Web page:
Putting love into action

Several years ago, I heard “for most people, the daily choices are not between ‘bad and ‘good,’ but choices between various options that may all be ‘good.’” Underlying these choices is the question ­– “How to spend limited resources of time, energy, and money in ways that are life-giving?” The current deliberations over the spending bill in the US Congress reflect urgency and the difficulty inherent in answering collectively this question. 

Religious leaders at the time of Jesus faced the same quandary and similar heated arguments. Jesus was often drawn into their debates. In Mark’s gospel, a scribe (a legal expert) comes to him with the question – “Which commandment is the first of all?” Given the various verbal “traps” that have been set for Jesus, this seems to be a prelude to confrontation. But here the question is sincere, not rhetorical. With so many genuinely important and “good” directives, “Which commandment is the first of all?”

Jesus responds, “love God with all your heart, soul, mind, and strength and love your neighbor as you would yourself.” This not only satisfies the scribe but prompts him to comment that what Jesus has said “is much more important than all burnt offerings and sacrifices.” 

Often called the Great Commandment, these words “love God with all your heart, soul, mind, and strength and love your neighbor as you would yourself” are so familiar we may miss the incredible challenge inherent within them; the radical call to action, faithfulness, inclusion, and commitment to something bigger than self. Love of God and love of neighbor moves us away from being at the center of our choices. Our comfort, pleasure, or rights are important, but not preeminent.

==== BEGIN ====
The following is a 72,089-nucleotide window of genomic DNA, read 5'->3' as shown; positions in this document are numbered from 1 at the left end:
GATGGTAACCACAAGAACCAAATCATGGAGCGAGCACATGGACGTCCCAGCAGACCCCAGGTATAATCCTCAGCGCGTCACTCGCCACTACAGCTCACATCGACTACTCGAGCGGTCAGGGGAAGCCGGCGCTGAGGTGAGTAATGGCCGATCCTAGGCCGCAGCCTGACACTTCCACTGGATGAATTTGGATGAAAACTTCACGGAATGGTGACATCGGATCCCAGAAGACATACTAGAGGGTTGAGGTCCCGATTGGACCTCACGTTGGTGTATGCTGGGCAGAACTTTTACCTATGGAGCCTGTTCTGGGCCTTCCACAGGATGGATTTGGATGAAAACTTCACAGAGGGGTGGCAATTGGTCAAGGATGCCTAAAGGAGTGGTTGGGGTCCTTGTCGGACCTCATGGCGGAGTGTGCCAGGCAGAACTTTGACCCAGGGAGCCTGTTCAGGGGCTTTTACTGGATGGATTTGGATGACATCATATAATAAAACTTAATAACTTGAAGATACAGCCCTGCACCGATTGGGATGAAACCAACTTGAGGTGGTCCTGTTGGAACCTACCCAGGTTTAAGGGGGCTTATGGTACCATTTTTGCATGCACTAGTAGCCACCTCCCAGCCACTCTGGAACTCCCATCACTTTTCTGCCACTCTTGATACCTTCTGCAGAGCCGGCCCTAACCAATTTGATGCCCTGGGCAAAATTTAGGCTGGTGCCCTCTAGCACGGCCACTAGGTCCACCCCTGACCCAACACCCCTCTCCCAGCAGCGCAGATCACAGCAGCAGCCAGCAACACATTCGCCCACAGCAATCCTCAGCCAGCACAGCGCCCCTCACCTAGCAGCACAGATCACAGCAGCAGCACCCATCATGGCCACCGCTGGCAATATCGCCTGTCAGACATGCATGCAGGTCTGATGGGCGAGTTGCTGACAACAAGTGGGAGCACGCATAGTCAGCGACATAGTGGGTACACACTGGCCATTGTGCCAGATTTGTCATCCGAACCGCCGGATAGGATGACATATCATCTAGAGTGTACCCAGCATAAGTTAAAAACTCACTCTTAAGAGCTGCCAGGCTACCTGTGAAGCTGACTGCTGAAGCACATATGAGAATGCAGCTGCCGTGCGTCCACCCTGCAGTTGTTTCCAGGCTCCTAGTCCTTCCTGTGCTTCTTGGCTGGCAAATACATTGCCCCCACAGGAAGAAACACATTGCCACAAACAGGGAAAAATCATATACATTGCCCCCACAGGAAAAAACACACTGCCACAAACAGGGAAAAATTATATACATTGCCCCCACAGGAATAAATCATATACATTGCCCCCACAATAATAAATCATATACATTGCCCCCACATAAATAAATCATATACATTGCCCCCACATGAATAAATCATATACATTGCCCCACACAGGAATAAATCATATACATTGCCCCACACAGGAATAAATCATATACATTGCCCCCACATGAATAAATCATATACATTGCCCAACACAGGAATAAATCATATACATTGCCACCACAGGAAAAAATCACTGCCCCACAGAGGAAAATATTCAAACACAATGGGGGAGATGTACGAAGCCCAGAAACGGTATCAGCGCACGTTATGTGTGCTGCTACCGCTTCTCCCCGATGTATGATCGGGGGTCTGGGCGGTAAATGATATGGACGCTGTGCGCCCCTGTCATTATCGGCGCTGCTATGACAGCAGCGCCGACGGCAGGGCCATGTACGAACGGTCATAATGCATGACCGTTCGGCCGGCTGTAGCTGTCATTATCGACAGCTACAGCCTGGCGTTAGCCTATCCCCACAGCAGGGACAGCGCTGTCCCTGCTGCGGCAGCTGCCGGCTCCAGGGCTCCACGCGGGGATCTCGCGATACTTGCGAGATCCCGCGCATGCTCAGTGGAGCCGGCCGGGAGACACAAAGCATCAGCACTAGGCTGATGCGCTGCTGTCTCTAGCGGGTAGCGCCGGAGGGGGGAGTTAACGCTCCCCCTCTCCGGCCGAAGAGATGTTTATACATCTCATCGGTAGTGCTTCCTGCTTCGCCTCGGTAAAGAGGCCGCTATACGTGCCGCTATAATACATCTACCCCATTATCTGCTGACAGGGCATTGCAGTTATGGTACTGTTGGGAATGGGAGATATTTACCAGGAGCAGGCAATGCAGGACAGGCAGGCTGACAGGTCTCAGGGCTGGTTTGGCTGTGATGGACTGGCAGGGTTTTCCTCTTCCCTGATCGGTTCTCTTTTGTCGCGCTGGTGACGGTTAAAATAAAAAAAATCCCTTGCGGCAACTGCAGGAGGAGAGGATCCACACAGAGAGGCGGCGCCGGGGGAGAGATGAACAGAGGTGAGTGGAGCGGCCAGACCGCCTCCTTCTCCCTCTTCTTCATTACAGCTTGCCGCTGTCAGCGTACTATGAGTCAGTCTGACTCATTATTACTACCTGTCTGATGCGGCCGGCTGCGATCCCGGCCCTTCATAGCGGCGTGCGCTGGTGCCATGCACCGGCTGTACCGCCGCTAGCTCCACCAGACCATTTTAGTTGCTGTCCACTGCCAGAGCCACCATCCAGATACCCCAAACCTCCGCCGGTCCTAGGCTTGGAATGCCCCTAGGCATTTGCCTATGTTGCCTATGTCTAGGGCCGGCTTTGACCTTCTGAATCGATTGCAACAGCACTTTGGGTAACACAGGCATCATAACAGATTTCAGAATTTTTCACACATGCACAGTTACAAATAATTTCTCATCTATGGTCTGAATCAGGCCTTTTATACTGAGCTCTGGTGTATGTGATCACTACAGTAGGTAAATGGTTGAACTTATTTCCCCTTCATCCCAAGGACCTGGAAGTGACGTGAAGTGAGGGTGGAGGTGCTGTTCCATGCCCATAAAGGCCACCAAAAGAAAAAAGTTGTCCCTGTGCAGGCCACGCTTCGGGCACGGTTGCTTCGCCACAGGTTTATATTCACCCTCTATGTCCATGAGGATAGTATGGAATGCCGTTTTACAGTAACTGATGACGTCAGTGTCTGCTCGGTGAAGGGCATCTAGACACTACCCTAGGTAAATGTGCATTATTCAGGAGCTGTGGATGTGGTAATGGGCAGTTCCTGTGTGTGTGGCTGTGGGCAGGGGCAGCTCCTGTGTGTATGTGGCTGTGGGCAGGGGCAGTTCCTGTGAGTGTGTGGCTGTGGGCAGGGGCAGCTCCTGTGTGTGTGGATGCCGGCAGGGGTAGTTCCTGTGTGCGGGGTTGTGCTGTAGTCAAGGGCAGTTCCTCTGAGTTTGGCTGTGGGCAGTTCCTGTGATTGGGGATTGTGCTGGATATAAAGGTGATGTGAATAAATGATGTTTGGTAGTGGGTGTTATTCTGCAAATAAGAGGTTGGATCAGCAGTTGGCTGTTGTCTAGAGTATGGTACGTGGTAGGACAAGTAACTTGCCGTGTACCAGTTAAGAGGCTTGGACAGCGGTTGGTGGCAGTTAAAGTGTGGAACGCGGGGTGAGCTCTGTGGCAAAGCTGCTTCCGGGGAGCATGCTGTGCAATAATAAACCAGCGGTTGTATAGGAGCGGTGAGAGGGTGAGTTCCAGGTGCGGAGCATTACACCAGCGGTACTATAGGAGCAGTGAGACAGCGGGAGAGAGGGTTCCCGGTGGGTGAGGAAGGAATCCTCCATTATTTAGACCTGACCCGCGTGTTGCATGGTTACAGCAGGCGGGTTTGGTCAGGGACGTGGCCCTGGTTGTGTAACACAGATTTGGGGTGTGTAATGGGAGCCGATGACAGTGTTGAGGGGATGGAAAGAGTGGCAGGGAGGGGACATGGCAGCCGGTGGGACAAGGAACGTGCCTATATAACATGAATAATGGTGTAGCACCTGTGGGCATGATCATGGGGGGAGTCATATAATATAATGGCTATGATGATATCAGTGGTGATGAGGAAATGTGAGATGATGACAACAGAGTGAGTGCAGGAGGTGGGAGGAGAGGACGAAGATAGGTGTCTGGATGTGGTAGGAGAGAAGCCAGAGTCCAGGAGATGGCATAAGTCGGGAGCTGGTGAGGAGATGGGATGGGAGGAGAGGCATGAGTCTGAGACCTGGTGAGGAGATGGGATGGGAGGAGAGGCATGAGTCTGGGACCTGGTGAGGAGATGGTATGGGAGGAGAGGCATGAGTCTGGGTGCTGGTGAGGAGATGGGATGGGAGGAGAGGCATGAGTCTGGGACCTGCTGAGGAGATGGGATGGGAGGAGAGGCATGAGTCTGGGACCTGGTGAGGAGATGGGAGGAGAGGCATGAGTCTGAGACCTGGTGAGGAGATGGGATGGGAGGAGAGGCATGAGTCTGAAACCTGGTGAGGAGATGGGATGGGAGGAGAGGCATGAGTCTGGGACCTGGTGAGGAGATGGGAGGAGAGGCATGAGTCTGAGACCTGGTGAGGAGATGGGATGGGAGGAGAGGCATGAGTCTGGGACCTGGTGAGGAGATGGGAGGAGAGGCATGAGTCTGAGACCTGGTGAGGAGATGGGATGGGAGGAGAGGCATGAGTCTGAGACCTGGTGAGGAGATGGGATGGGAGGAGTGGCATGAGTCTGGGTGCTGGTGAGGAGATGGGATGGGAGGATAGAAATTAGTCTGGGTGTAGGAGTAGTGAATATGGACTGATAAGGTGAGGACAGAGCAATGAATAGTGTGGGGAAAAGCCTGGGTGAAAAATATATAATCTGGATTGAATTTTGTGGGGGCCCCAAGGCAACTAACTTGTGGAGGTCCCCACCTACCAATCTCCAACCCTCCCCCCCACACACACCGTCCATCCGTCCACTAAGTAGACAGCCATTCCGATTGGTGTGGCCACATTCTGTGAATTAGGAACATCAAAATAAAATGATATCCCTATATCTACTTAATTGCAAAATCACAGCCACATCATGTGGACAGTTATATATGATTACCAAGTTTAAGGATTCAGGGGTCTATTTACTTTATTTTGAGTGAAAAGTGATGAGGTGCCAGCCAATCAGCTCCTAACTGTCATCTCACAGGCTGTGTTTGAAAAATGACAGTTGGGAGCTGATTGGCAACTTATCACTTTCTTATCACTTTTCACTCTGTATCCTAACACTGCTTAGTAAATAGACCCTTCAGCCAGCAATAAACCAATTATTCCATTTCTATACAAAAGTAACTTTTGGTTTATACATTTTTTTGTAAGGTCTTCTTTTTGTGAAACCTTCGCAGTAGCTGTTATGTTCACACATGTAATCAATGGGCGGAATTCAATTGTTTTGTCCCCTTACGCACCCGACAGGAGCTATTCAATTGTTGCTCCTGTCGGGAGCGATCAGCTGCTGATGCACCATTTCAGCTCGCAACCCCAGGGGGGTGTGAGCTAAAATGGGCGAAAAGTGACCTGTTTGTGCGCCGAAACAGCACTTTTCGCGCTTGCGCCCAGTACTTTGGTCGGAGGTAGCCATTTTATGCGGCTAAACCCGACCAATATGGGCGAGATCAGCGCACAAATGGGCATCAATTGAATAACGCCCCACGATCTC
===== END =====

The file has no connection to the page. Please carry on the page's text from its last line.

We saw examples of this kind of love demonstrated in the sacrifices and care for the most vulnerable made during the pandemic. These efforts were made by frontline workers and by ordinary people wearing masks and maintaining physical distance. Each of those efforts were examples of love for our neighbor in action.

Pandemic life illustrated the importance of faith and connection to, and love for, our neighbors. The pandemic also highlighted loneliness, inequities, and profound need in our world. Our eyes have been opened in new ways. As Lorraine Warner observed in her letter to each of you, “there is so much more to be done.” Work that is core to who we are as followers of Jesus Christ.

That “all-in” kind of love for God and agape love for your neighbor is foundational to choices about financial giving. Financial gifts allow your church to tend to a host of needs including loneliness, inequity, and hurt in our world. In the transition to post pandemic life, we are more aware than ever of the choices we have before us. 

Friends, let’s put our love into action!


How do the commandments to “love God with all your heart, soul, mind, and strength and love your neighbor as you would yourself” impact your stewardship choices?

In what ways is God calling you to care for your neighbor and your community?